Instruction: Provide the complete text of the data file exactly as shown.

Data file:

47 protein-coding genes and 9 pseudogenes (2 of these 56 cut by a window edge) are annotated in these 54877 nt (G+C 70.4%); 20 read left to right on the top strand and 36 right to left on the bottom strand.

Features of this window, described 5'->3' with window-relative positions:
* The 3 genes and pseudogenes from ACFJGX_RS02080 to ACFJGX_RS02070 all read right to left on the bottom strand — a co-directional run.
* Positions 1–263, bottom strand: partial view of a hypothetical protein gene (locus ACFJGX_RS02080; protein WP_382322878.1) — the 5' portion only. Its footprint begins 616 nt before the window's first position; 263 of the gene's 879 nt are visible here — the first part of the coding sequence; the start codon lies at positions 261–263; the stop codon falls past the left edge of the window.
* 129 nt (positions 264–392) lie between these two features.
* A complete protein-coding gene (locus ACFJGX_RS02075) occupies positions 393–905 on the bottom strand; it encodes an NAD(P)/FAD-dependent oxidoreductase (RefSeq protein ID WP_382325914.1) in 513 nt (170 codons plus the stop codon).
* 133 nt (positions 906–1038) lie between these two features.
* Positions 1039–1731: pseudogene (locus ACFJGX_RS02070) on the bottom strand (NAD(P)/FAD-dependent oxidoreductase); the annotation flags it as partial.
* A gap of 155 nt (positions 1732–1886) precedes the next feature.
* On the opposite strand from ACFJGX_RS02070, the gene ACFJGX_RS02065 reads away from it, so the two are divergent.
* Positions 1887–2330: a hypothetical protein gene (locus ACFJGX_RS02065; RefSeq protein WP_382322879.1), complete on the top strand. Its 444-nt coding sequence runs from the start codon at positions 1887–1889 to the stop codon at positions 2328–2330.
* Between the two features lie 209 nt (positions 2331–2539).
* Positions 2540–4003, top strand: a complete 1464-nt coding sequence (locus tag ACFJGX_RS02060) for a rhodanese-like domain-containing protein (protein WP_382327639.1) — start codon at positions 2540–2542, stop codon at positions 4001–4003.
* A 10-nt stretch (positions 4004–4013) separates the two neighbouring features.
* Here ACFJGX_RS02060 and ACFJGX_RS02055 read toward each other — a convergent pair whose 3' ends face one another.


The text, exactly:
47 protein-coding genes and 9 pseudogenes (2 of these 56 cut by a window edge) are annotated in these 54877 nt (G+C 70.4%); 20 read left to right on the top strand and 36 right to left on the bottom strand.

Features of this window, described 5'->3' with window-relative positions:
* The 3 genes and pseudogenes from ACFJGX_RS02080 to ACFJGX_RS02070 all read right to left on the bottom strand — a co-directional run.
* Positions 1–263, bottom strand: partial view of a hypothetical protein gene (locus ACFJGX_RS02080; protein WP_382322878.1) — the 5' portion only. Its footprint begins 616 nt before the window's first position; 263 of the gene's 879 nt are visible here — the first part of the coding sequence; the start codon lies at positions 261–263; the stop codon falls past the left edge of the window.
* 129 nt (positions 264–392) lie between these two features.
* A complete protein-coding gene (locus ACFJGX_RS02075) occupies positions 393–905 on the bottom strand; it encodes an NAD(P)/FAD-dependent oxidoreductase (RefSeq protein ID WP_382325914.1) in 513 nt (170 codons plus the stop codon).
* 133 nt (positions 906–1038) lie between these two features.
* Positions 1039–1731: pseudogene (locus ACFJGX_RS02070) on the bottom strand (NAD(P)/FAD-dependent oxidoreductase); the annotation flags it as partial.
* A gap of 155 nt (positions 1732–1886) precedes the next feature.
* On the opposite strand from ACFJGX_RS02070, the gene ACFJGX_RS02065 reads away from it, so the two are divergent.
* Positions 1887–2330: a hypothetical protein gene (locus ACFJGX_RS02065; RefSeq protein WP_382322879.1), complete on the top strand. Its 444-nt coding sequence runs from the start codon at positions 1887–1889 to the stop codon at positions 2328–2330.
* Between the two features lie 209 nt (positions 2331–2539).
* Positions 2540–4003, top strand: a complete 1464-nt coding sequence (locus tag ACFJGX_RS02060) for a rhodanese-like domain-containing protein (protein WP_382327639.1) — start codon at positions 2540–2542, stop codon at positions 4001–4003.
* A 10-nt stretch (positions 4004–4013) separates the two neighbouring features.
* Here ACFJGX_RS02060 and ACFJGX_RS02055 read toward each other — a convergent pair whose 3' ends face one another.